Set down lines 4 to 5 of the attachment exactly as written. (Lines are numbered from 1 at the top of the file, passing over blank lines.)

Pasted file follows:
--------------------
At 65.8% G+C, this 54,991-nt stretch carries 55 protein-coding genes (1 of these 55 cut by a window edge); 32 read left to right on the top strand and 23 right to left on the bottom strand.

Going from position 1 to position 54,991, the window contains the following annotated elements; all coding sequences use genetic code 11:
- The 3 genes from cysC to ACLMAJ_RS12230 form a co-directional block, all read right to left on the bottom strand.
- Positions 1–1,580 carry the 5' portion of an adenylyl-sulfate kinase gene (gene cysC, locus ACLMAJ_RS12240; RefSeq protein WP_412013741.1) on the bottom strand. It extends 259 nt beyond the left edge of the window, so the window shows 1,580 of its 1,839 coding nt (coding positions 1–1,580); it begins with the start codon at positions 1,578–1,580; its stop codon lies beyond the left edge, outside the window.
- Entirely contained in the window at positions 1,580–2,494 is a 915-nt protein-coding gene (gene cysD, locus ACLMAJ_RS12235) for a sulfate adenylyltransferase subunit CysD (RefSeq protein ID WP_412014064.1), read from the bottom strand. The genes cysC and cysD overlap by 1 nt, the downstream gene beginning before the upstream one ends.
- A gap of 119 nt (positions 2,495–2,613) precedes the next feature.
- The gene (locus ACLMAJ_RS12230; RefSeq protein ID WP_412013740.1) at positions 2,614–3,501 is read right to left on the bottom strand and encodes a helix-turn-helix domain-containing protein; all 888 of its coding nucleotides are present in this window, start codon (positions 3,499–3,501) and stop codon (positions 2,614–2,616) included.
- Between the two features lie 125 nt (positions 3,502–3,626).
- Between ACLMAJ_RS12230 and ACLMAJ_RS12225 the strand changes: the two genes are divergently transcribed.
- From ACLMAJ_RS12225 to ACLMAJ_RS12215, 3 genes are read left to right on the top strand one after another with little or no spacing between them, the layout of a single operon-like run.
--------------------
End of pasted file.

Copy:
- Positions 1–1,580 carry the 5' portion of an adenylyl-sulfate kinase gene (gene cysC, locus ACLMAJ_RS12240; RefSeq protein WP_412013741.1) on the bottom strand. It extends 259 nt beyond the left edge of the window, so the window shows 1,580 of its 1,839 coding nt (coding positions 1–1,580); it begins with the start codon at positions 1,578–1,580; its stop codon lies beyond the left edge, outside the window.
- Entirely contained in the window at positions 1,580–2,494 is a 915-nt protein-coding gene (gene cysD, locus ACLMAJ_RS12235) for a sulfate adenylyltransferase subunit CysD (RefSeq protein ID WP_412014064.1), read from the bottom strand. The genes cysC and cysD overlap by 1 nt, the downstream gene beginning before the upstream one ends.